Most of the month of October I spent finishing my Falklands project. And voila it was so. Project finished and game run at Museum of Flight. Well, almost mostly done. There are still some plane types I’d like to have for special scenarios–and because they are just so cool.
Examples, you ask? Well how about this one. An Avro Vulcan. As the Falklands War broke out these behemoths were just on the verge of retirement from the RAF. But several of the planes made the “Blackbuck” cross-ocean raids on Argentine airfields in the Falklands. I ordered the MSD Vulcan, a mere twenty bucks and costing extra postage because it’s so huge. Note: an average plane costs between three and six dollars. This is big. I also ordered a S-2 Tracker, the ex-U.S. anti sub planes the Argentines used as AEW aircraft in the war. I think there is a scenario in that. The Brits didn’t have an AEW capability which contributed to the siege their ships endured during the war.
I’ve also painted some helicopters for both sides and have even more and might even pick up a few I don’t have.
While the Falklands were fun, the big question is what next? I’ve kind of settled on some projects to work on between November and Enfilade in May.
First up is the for sure air project Dave Schueler and I are working on for the convention–the air attack on the Illustrious in January 1941. I’ve already completed six Fairey Fulmars for the carrier’s air defenses, and now I am beginning work on the dozen Stukas I’ll be painting. Well, ten for sure, I also have a pair of C in C Stukas, but they come in many tiny pieces, so I may not get far with them. Illustrious is just a stepping stone into a pile of planes for Mediterranean, and I’m looking forward to painting them. American Kittyhawks, Spitfires, Hurricane II’s, a host of Italian and German planes. It will be fun.
Also on my to-do list is to take a long look at David Manley’s wonderful adaptation of the idea behind Thunderboats to a bit more of a Mad Max theme. You can read more about it here. I have managed to acquire the Matchbox boats that will make up the little flotilla for this game. But I haven’t done anything with the boats yet. They’ll need some modifications and dirtying up and basing, but I’m not likely to get started until January. Want to keep the Mediterranean and my other big project firmly in view until then.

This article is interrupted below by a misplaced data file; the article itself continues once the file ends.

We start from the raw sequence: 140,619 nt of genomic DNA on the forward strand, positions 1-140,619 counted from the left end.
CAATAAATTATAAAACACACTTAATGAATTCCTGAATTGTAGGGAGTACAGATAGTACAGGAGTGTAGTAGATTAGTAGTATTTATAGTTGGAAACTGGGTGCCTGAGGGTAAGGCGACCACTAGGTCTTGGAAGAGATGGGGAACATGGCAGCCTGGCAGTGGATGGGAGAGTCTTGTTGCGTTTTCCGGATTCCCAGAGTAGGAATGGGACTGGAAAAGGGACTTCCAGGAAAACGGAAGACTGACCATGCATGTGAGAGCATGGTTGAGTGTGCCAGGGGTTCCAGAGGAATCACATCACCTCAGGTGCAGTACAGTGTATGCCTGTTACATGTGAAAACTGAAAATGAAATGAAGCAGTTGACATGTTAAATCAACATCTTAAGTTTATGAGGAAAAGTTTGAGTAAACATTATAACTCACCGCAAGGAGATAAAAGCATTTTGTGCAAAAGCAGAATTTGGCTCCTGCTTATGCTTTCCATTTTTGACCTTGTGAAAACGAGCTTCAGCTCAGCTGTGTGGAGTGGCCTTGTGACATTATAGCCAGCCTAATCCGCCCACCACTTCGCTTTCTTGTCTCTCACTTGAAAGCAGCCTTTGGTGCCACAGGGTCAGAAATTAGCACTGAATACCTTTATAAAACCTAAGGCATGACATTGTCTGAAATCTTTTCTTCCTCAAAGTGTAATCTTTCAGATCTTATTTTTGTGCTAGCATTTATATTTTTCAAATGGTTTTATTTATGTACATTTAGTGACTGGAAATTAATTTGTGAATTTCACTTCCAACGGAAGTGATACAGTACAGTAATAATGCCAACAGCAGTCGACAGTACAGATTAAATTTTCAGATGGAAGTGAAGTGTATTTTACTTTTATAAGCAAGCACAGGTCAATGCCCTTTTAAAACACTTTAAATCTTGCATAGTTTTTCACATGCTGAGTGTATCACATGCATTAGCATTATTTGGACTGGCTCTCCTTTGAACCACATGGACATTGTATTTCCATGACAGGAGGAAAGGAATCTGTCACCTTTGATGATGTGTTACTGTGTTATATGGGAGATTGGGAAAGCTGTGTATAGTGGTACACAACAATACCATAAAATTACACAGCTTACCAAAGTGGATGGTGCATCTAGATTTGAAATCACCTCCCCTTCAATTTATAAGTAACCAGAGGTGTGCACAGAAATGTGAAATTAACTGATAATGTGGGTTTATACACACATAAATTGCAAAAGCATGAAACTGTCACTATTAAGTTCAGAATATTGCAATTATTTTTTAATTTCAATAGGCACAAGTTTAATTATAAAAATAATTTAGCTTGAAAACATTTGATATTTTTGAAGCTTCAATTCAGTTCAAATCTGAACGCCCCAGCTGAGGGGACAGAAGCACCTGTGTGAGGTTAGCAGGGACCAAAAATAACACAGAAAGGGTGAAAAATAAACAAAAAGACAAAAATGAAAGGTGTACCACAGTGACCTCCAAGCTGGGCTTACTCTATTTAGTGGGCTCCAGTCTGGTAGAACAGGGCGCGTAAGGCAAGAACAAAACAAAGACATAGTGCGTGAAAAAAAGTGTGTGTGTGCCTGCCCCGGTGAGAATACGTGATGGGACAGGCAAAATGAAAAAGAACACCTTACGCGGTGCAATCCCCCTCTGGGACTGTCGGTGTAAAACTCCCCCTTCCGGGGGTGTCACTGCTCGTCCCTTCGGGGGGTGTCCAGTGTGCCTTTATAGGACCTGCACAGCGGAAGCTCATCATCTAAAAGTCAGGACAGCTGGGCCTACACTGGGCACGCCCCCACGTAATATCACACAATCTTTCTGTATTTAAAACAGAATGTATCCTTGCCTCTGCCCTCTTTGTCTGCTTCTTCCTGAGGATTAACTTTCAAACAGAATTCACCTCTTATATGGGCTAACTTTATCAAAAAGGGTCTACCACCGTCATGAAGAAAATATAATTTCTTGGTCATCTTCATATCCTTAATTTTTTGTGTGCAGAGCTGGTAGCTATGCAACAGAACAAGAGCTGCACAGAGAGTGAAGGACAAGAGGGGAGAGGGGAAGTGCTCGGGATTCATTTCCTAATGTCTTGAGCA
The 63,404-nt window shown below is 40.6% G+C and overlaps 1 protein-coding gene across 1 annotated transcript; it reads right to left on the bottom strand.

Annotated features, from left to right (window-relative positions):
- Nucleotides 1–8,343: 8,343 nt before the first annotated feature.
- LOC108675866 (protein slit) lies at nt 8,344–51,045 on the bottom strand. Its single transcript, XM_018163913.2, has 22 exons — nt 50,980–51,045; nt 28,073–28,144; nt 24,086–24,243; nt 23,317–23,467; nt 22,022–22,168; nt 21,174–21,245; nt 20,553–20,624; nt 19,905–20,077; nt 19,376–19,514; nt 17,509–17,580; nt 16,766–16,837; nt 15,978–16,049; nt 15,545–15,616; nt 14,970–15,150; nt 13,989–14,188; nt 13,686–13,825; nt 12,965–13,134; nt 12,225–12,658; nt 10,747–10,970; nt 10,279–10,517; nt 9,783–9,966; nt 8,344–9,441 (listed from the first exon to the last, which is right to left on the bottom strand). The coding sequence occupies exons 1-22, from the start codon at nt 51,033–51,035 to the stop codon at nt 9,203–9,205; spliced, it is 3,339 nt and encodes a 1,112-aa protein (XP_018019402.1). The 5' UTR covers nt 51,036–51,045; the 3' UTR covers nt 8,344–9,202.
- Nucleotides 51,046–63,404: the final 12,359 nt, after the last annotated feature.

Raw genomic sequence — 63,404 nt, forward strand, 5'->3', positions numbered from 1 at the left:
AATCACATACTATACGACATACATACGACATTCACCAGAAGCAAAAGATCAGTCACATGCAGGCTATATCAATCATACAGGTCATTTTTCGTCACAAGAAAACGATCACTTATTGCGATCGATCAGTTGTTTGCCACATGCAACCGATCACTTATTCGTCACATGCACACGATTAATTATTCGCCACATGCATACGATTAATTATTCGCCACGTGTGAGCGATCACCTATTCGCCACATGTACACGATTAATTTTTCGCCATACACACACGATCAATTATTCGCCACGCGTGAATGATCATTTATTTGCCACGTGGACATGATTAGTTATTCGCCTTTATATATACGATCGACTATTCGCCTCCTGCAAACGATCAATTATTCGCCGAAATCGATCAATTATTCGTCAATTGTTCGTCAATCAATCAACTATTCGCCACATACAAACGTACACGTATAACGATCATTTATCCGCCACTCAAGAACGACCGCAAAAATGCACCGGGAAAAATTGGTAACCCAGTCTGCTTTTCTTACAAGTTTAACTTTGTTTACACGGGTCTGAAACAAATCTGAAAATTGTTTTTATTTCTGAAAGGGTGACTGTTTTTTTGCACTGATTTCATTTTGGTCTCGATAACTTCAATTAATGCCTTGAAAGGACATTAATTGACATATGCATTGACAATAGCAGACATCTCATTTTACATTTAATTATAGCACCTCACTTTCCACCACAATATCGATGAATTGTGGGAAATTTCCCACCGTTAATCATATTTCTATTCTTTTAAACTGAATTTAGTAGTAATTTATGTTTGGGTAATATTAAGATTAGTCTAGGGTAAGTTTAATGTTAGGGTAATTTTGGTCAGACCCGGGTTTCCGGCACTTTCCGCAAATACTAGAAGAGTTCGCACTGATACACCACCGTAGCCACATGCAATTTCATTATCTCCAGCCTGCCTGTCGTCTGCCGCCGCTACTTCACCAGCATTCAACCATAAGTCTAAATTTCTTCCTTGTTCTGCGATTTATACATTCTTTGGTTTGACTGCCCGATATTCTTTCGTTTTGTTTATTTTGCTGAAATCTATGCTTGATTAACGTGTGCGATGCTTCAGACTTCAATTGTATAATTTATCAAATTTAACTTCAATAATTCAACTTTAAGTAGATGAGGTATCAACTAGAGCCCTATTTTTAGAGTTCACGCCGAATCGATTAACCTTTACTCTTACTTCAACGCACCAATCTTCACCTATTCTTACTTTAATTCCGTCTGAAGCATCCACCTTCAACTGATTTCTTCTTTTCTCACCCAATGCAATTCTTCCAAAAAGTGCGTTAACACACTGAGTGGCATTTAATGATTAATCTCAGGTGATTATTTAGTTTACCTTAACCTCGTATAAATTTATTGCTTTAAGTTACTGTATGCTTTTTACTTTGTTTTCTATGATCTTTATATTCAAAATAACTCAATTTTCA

That other big project is simply a continuation of my old project America Rampant. I have a whole bunch of unpainted figures for that, primarily American infantry (Old Glory Wayne’s Legion figures) and Indians from the Old Glory French and Indian Wars range. How many? I think enough to paint five units of Americans and at least seven more Indian units.
I recently finished reading William Hoageland’s Autumn of the Black Snake. Interesting read on the aftermath of the Battle of the Wasbash and forces leading to the Peace of Greenville. It made me look at some of my other books on the Indian War in the Northwest Territory and got under my skin. I’d really like to shoot to game The Wabash and Fallen Timbers. I’ll need some more figures to do it at a unit = 50 figures, but there’s no point investing in more when I still have plenty to paint.
Gaming the Wabash would present numerous problems. It’s huge for TMWWBK. Terrain is interesting, with lots of it, and the goal for the Americans would have to be simply survive and retreat off the board if possible. But in a game in which the outnumbered Indians (about 1,400 to about 2,000 U.S. troops) have the clear upper hand, it should make for an interesting team game. More later. I highly recommend John Winkler’s Osprey account, Wabash for a pretty straightforward account of the battle and an order of battle. I’m busy working on troops that will be one of the four levy companies from New Jersey.
Music to paint by
It’s been a while since I’ve included a little music info. I think I’ve noted that the eighties music scene kind of passed me by. But one band I really enjoyed, even thought their shelf life was short, was The Bangles. The all-girl-group grew out of the folk and punk scene of LA, and became a staple of MTV in the mid-80’s with songs like “Walk Like an Egyptian” and “Eternal Flame.”
But the Bangles were more than their hits. A listen to their first record All Over the Place gives you an idea of what the band was before their label made Susannah Hoffs leader of the band and set in motion the tensions that would destroy the Bangles after only three albums.
All Over the Place is a record rooted in mid-1960’s pop. Lots of jangly guitars by Vicki Peterson and Hoffs. Songwriting and vocal chores are shared among different members of the band. There are plenty of good songs, even if it lacks the hits that will follow on Different Light. “Hero Takes a Fall” and “Live” on side one are particularly good. “Restless” and “He’s Got a Secret” are strong on the B-side.
The record features strong guitar interplay, great lead vocals, and fine supporting harmonies. It’s fun to listen to, and if it isn’t breathtakingly heavy All Over the Place has a fine pop sensibility, the feature of all great artists from Duke Ellington and Frank Sinatra to the Beatles and REM.